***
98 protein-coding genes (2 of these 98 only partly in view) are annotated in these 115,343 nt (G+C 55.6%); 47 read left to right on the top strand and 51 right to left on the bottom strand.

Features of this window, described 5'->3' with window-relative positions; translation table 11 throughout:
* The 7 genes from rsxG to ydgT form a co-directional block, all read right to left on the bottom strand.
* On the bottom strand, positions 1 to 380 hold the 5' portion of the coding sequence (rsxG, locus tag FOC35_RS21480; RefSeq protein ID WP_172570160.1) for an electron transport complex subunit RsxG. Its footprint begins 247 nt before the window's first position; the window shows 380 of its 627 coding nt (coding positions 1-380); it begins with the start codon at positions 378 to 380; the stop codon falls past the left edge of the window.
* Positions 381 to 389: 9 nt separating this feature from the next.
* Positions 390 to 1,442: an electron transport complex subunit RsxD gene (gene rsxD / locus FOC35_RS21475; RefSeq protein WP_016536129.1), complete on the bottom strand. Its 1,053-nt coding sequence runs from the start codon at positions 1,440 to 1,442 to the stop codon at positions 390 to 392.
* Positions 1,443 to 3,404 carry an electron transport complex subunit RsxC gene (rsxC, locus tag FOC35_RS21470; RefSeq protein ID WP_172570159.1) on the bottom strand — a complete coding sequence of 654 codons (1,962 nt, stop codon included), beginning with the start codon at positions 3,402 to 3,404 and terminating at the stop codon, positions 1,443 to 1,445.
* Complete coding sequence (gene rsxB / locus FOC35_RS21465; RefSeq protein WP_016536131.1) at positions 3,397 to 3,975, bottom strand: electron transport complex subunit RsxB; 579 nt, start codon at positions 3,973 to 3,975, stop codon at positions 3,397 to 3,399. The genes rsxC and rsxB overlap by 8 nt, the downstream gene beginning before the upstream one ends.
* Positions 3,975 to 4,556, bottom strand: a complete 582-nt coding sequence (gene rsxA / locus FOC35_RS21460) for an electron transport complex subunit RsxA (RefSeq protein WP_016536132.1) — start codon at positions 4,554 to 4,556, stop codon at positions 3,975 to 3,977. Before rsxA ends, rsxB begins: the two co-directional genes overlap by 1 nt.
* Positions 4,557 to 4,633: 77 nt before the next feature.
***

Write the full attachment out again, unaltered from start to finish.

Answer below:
98 protein-coding genes (2 of these 98 only partly in view) are annotated in these 115,343 nt (G+C 55.6%); 47 read left to right on the top strand and 51 right to left on the bottom strand.

Features of this window, described 5'->3' with window-relative positions; translation table 11 throughout:
* The 7 genes from rsxG to ydgT form a co-directional block, all read right to left on the bottom strand.
* On the bottom strand, positions 1 to 380 hold the 5' portion of the coding sequence (rsxG, locus tag FOC35_RS21480; RefSeq protein ID WP_172570160.1) for an electron transport complex subunit RsxG. Its footprint begins 247 nt before the window's first position; the window shows 380 of its 627 coding nt (coding positions 1-380); it begins with the start codon at positions 378 to 380; the stop codon falls past the left edge of the window.
* Positions 381 to 389: 9 nt separating this feature from the next.
* Positions 390 to 1,442: an electron transport complex subunit RsxD gene (gene rsxD / locus FOC35_RS21475; RefSeq protein WP_016536129.1), complete on the bottom strand. Its 1,053-nt coding sequence runs from the start codon at positions 1,440 to 1,442 to the stop codon at positions 390 to 392.
* Positions 1,443 to 3,404 carry an electron transport complex subunit RsxC gene (rsxC, locus tag FOC35_RS21470; RefSeq protein ID WP_172570159.1) on the bottom strand — a complete coding sequence of 654 codons (1,962 nt, stop codon included), beginning with the start codon at positions 3,402 to 3,404 and terminating at the stop codon, positions 1,443 to 1,445.
* Complete coding sequence (gene rsxB / locus FOC35_RS21465; RefSeq protein WP_016536131.1) at positions 3,397 to 3,975, bottom strand: electron transport complex subunit RsxB; 579 nt, start codon at positions 3,973 to 3,975, stop codon at positions 3,397 to 3,399. The genes rsxC and rsxB overlap by 8 nt, the downstream gene beginning before the upstream one ends.
* Positions 3,975 to 4,556, bottom strand: a complete 582-nt coding sequence (gene rsxA / locus FOC35_RS21460) for an electron transport complex subunit RsxA (RefSeq protein WP_016536132.1) — start codon at positions 4,554 to 4,556, stop codon at positions 3,975 to 3,977. Before rsxA ends, rsxB begins: the two co-directional genes overlap by 1 nt.
* Positions 4,557 to 4,633: 77 nt before the next feature.